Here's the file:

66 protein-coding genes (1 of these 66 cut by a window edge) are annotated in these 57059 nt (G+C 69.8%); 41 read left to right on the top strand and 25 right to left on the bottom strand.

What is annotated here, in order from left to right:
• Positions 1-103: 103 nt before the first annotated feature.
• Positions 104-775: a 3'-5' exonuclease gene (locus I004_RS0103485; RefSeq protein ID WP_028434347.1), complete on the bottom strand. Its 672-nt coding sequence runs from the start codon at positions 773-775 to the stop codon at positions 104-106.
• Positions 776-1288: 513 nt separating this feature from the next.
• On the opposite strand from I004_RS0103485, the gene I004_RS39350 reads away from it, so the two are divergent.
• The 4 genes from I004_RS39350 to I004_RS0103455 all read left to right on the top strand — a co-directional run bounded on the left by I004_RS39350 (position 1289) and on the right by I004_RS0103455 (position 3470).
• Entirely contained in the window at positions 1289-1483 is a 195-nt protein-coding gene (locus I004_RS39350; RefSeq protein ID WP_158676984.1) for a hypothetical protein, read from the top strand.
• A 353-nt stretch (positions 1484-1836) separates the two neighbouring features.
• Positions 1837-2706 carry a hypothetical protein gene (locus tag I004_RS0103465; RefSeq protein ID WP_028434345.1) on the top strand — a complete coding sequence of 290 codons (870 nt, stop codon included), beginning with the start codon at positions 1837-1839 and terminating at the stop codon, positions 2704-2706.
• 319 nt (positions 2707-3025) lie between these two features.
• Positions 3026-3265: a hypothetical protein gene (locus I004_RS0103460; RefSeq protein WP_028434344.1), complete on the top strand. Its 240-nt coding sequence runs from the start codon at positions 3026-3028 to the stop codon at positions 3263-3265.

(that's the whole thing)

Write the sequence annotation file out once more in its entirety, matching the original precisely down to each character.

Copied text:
66 protein-coding genes (1 of these 66 cut by a window edge) are annotated in these 57059 nt (G+C 69.8%); 41 read left to right on the top strand and 25 right to left on the bottom strand.

What is annotated here, in order from left to right:
• Positions 1-103: 103 nt before the first annotated feature.
• Positions 104-775: a 3'-5' exonuclease gene (locus I004_RS0103485; RefSeq protein ID WP_028434347.1), complete on the bottom strand. Its 672-nt coding sequence runs from the start codon at positions 773-775 to the stop codon at positions 104-106.
• Positions 776-1288: 513 nt separating this feature from the next.
• On the opposite strand from I004_RS0103485, the gene I004_RS39350 reads away from it, so the two are divergent.
• The 4 genes from I004_RS39350 to I004_RS0103455 all read left to right on the top strand — a co-directional run bounded on the left by I004_RS39350 (position 1289) and on the right by I004_RS0103455 (position 3470).
• Entirely contained in the window at positions 1289-1483 is a 195-nt protein-coding gene (locus I004_RS39350; RefSeq protein ID WP_158676984.1) for a hypothetical protein, read from the top strand.
• A 353-nt stretch (positions 1484-1836) separates the two neighbouring features.
• Positions 1837-2706 carry a hypothetical protein gene (locus tag I004_RS0103465; RefSeq protein ID WP_028434345.1) on the top strand — a complete coding sequence of 290 codons (870 nt, stop codon included), beginning with the start codon at positions 1837-1839 and terminating at the stop codon, positions 2704-2706.
• 319 nt (positions 2707-3025) lie between these two features.
• Positions 3026-3265: a hypothetical protein gene (locus I004_RS0103460; RefSeq protein WP_028434344.1), complete on the top strand. Its 240-nt coding sequence runs from the start codon at positions 3026-3028 to the stop codon at positions 3263-3265.